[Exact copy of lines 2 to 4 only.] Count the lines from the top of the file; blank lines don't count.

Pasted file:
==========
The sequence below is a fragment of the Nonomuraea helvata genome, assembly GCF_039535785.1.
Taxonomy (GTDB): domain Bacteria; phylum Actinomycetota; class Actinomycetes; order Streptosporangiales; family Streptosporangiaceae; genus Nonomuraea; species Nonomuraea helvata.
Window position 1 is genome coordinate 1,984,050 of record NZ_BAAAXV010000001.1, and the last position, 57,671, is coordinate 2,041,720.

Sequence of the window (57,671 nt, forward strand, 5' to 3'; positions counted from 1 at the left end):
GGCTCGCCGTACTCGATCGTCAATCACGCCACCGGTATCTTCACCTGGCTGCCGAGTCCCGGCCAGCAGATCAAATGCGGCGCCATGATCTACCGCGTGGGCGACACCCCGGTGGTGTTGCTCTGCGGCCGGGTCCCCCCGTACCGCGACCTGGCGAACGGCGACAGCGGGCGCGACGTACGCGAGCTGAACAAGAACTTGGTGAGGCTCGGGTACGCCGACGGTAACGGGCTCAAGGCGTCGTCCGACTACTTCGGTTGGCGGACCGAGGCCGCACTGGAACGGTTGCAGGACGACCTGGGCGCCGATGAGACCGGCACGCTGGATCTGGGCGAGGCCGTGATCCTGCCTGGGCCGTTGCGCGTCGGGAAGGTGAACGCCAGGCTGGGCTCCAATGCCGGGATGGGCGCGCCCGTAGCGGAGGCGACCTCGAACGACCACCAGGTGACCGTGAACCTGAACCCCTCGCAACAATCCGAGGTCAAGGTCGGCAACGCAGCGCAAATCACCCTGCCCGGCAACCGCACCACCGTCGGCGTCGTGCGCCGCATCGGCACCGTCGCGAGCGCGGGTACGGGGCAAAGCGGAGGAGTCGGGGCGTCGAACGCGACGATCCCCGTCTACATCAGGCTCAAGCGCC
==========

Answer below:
Taxonomy (GTDB): domain Bacteria; phylum Actinomycetota; class Actinomycetes; order Streptosporangiales; family Streptosporangiaceae; genus Nonomuraea; species Nonomuraea helvata.
Window position 1 is genome coordinate 1,984,050 of record NZ_BAAAXV010000001.1, and the last position, 57,671, is coordinate 2,041,720.

Sequence of the window (57,671 nt, forward strand, 5' to 3'; positions counted from 1 at the left end):